Sorry, I couldn't find any easy to understand articles to quote.

Obviously, in this example there is a difference between the outlets. I suspect that there is a wiring fault, but with the information given, we cannot assess risk level to the human. In my experience, some electricians are able to deal with this sort of situation, especially if there is an obvious wiring fault. I have not seen any electricians who are equipped to make leakage measurements. Many electronic service centers are equipped to make these measurements. If the service center has a "HIPOT" tester, they could check the equipment for dangerous leakage.
Some research clarified why this is dangerous to people for things like toasters; but I am not sure there is any risk to the equipment itself. Using Sonos is probably ok, therefore, but the risk of other uses in future for the socket suggests that it is better to fix it.
3 of mine had live/neutral round the wrong way.

That must be it; but does it matter to equipment or human safety if left unaddressed?
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If you are in the UK get one of these

They are only cheap and useful for checking all sockets in the house. 3 of mine had live/neutral round the wrong way.

The Play one does not have an earth lead only the two pin figure of 8 lead which can be connected either way so polarity should not be an issue. I have had numerous items showing these signs, things like synthesisers, record decks etc.

All my Sonos units have a two pronged cable with similar sockets. I don't get any tingle at all. But I remember getting it off the body edges of my MacBook at times. I don't think this is a big issue.
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There's an article on the Dell website about similar issues in laptops. This is said to be due to the use of a two pronged power cable instead of three. Apparently it's nothing to be concerned about. Could this be the same cause with the One?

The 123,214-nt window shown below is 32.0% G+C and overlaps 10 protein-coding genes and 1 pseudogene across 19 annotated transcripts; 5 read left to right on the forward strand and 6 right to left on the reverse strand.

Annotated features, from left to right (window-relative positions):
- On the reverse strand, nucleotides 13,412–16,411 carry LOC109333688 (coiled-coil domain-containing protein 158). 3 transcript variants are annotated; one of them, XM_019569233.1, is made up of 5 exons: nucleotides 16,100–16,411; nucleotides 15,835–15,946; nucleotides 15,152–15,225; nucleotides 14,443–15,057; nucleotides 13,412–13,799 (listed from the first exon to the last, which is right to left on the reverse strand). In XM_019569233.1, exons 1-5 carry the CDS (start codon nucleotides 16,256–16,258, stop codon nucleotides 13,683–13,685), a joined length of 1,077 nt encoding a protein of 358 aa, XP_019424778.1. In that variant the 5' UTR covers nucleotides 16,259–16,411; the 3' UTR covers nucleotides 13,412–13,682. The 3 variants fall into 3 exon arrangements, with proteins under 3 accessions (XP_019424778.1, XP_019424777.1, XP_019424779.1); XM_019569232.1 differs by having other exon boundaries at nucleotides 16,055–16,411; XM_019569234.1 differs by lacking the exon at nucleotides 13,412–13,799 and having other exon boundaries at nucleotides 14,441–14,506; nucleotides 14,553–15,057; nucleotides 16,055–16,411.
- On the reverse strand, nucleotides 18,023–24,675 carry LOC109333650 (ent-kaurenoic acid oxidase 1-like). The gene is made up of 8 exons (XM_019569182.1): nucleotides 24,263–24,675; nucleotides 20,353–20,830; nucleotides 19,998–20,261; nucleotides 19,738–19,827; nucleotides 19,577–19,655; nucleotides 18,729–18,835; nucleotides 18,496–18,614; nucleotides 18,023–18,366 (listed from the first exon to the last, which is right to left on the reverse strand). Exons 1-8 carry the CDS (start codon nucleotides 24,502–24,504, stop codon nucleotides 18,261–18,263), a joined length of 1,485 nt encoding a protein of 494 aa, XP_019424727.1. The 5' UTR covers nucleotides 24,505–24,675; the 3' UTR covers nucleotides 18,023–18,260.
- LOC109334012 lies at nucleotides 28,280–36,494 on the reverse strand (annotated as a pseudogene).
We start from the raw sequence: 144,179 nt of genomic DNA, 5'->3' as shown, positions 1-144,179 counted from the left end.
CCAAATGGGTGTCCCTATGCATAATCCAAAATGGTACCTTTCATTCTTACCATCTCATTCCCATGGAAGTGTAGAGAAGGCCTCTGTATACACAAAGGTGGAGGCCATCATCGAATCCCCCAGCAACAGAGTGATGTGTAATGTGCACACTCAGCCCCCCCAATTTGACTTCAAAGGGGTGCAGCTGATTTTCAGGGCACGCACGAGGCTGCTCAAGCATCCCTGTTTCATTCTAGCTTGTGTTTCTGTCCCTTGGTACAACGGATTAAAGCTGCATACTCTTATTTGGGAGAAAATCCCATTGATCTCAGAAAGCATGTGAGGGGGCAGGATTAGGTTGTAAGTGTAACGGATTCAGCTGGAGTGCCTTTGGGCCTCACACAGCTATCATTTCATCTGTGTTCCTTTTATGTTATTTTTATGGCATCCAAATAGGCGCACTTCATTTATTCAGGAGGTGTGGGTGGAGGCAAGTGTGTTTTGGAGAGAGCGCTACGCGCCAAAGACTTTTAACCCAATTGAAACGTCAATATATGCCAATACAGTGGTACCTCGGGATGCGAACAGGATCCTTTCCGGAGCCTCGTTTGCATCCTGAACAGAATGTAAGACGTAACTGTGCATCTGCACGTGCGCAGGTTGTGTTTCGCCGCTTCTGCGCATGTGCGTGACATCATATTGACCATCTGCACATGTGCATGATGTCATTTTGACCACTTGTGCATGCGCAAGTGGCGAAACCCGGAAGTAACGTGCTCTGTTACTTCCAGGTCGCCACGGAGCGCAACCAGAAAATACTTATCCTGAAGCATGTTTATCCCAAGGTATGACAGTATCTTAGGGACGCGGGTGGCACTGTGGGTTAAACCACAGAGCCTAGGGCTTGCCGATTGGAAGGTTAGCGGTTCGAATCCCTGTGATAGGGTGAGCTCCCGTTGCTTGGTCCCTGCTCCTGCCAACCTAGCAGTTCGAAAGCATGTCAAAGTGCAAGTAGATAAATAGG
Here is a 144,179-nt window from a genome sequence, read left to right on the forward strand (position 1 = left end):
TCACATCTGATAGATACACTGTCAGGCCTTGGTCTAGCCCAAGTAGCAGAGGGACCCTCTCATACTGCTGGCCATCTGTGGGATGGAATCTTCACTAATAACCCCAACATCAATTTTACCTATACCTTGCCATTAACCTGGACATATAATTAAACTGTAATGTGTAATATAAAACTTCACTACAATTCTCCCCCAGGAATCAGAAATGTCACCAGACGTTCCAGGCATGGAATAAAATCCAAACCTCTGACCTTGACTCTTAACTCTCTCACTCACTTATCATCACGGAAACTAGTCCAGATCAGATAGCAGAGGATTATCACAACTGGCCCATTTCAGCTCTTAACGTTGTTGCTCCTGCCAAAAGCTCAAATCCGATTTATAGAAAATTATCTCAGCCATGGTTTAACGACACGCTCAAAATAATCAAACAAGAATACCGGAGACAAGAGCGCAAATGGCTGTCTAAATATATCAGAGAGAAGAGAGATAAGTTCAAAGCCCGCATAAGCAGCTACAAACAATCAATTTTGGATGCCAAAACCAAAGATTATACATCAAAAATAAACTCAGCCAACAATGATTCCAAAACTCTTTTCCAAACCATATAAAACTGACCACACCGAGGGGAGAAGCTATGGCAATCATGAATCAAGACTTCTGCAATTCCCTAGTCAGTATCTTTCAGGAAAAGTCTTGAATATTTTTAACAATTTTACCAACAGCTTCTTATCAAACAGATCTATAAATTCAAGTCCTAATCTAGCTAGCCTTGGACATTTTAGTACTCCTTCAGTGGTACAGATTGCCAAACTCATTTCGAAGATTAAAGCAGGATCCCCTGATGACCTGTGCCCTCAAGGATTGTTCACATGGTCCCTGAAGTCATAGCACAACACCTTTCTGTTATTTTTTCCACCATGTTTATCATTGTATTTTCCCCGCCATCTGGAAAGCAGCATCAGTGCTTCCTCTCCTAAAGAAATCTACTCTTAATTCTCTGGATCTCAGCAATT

Can anyone else feel this, particularly on the smooth bit on the back of the One?
Typical symptoms of a grounding issue. Could be a broken ground contact on the plug itself or the entire circuit is affected but then all of the plugs connected to said circuit would show the same symptoms.
I've had such a situation in my old house. The metal cabinet of my stereo receiver also gave a kind of vibration as I touched it. When I put a voltage tester against the cabinet, the lamp would light up. An electrician said that there had to be something wrong with the electric wiring in the house. It can however take some time to research the problem. I never had it solved, just lived with it. In my new house this problem didn't occur.
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Not in the house now so will try laptop thing later. Passopp, I did notice that if I wave a voltage detector in front of either Sonos speaker it sets off, although this seems to be the case for a few different electrical devices so may mean nothing.
Bigskull, it appears an electrical current is running through your body when touching the speaker. Better get that plug checked out!